Sep 06, 2012, 12:07PM

Orioles Turn Back the Clock on Ticket Prices

You can’t lose for 14 years and expect a full ballpark.

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The line of thought concerning the Baltimore Orioles over the years has been that the fans would return to Camden Yards when the team started winning. While the team's unexpected 2012 success has resulted in an increase of approximately 3000 spectators on average, last week's poorly attended White Sox series has caused the team to rethink its ticket prices. The Orioles announced earlier this week that they would roll back the tab on some bleacher seats and upper deck sections for next week's series against Tampa Bay to 1992 levels. They've spun it as a turn-back-the-clock promotion to honor the 20th anniversary of the ballpark, which is fine if it helps the marketing department sleep at night.

Baltimore sports fans took some shots from the national and local media last week for the empty seats during the White Sox series (attendance was at least partially hampered by the Grand Prix traffic detours). It always amuses me when people who are paid to go to the game and eat free food criticize fans for not paying $30 for a bleacher seat. Still, I get it. The Orioles haven't won so much as a Pick 3 for 14 years and now the team is in the thick of the American League pennant chase. Where are the fans?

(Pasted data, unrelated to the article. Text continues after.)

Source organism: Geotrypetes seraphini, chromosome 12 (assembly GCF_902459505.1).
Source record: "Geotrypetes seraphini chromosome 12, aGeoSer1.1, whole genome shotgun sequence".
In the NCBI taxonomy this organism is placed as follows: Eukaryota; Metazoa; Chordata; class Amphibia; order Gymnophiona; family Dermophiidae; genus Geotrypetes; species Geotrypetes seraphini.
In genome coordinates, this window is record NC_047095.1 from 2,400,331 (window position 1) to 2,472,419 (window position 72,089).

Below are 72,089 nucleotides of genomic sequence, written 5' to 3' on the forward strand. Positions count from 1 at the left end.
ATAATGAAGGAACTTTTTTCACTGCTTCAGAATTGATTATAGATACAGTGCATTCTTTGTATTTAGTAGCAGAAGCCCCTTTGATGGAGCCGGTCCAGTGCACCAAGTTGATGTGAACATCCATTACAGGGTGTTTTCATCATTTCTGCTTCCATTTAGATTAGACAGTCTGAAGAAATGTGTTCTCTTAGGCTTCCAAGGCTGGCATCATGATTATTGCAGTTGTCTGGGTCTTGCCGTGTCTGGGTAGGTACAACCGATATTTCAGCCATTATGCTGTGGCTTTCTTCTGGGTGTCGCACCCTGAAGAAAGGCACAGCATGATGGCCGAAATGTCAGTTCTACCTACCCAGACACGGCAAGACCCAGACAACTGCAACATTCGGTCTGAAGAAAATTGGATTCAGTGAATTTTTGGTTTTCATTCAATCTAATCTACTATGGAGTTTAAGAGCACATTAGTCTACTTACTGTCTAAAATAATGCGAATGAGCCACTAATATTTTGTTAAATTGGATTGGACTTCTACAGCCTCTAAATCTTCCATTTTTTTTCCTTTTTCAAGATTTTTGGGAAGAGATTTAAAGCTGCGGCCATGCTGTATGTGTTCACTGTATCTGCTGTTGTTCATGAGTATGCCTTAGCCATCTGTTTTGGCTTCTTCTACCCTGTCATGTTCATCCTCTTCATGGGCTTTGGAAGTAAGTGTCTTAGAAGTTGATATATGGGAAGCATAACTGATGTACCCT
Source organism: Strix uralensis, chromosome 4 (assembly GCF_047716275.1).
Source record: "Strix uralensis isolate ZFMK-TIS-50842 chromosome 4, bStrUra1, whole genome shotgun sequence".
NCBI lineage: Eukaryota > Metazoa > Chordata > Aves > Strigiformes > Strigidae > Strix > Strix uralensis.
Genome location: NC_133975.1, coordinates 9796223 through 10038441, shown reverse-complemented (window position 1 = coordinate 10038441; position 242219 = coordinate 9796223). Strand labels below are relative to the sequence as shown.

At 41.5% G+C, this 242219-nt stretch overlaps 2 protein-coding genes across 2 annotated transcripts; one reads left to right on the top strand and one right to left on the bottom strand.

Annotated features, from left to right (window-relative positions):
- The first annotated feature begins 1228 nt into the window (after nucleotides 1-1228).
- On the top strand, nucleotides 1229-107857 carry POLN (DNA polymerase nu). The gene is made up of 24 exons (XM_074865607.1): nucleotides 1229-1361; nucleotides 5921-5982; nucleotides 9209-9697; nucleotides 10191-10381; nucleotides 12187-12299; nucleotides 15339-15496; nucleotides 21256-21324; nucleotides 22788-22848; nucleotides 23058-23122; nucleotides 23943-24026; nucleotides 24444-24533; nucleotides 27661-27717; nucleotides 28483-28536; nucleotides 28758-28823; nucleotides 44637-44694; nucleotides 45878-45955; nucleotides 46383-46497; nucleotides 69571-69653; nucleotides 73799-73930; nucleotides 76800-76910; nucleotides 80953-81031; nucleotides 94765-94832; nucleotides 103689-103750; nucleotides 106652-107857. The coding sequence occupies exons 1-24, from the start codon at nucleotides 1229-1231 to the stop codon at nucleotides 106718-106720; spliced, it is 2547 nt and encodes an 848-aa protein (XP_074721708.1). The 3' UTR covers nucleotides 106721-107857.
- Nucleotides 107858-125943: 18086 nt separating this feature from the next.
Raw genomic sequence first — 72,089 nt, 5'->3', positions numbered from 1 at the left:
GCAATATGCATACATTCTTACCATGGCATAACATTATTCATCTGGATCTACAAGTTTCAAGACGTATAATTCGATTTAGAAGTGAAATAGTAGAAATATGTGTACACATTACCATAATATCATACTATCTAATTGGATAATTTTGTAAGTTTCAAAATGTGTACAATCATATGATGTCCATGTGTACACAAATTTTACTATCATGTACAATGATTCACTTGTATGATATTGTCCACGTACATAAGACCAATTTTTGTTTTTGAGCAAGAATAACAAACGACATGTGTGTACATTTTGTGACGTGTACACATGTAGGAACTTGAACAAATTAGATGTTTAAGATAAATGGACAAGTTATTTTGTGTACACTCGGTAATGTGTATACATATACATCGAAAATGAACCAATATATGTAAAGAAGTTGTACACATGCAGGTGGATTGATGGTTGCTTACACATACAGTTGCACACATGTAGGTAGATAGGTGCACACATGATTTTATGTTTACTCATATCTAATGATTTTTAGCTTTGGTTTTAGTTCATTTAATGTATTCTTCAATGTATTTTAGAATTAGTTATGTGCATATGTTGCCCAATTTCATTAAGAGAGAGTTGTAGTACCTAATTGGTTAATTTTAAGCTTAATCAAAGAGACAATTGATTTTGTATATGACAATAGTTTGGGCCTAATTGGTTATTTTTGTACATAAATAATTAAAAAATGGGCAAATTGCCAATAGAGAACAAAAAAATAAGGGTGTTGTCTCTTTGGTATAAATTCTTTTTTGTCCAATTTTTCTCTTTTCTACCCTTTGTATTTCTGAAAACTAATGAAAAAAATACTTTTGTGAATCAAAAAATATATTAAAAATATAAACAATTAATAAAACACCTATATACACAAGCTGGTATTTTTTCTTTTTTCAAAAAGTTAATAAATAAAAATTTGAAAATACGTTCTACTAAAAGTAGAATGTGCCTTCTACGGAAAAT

The fans are still here. The problem is they've spent the past 14 years finding ways to occupy their summer evenings with activities other than terrible baseball. It took years to chase the fans away and it's going to take more than five months to bring them back. People will cite vacations, little league, and pre-season football as excuses for not going to the ballpark. The fact is the Orioles haven't made going to the ballpark particularly fun or easy over the past decade plus. Between the revolving door in the manager's office, the bevy of failed draft picks, and the $2 surcharge on game day ticket purchases the Orioles have been a case study in how not to get people to come to the games. The rise of MASN has also resulted in every game broadcasted live to my living room each night.  Why leave the safety and comfort of my sofa to battle traffic to go see a team that hasn't cared much about winning?

The Orioles will play host to the Yankees this weekend. A series win could have the Orioles in first place this late in the season for the first time since 1997. The ballpark will be full. Yes, there will be the customary over abundance of obnoxious Yankees fans in attendance, but you'll hear an audible "O" during “The Star Spangled Banner.”

The Orioles lost a generation of fans. Many young people in the Baltimore area grew up with the Orioles as an afterthought. Going to Camden Yards was something you did when your dad scored free tickets and you had some spare time. The Orioles’ on-field product has come a long way this season, but just as the fan base wasn't destroyed in a season it won't be rebuilt in one either.

The reduced ticket prices for the Rays is a solid start. It will likely get people back to the ballpark who haven't been there in years. Now comes the really hard part; getting them to come back. The real story will be told by the Orioles' season ticket sales during the offseason. If the team can finish strong, make a postseason run, and possibly sign a free agent starter to garner additional fan interest, they may be able rest on the product to drive attendance next season rather than marketing gimmicks.

  • Fans will come back eventually, new fans, as long as their success is sustained, which I don't think it will be. Are their ticket prices even that much different from other teams?

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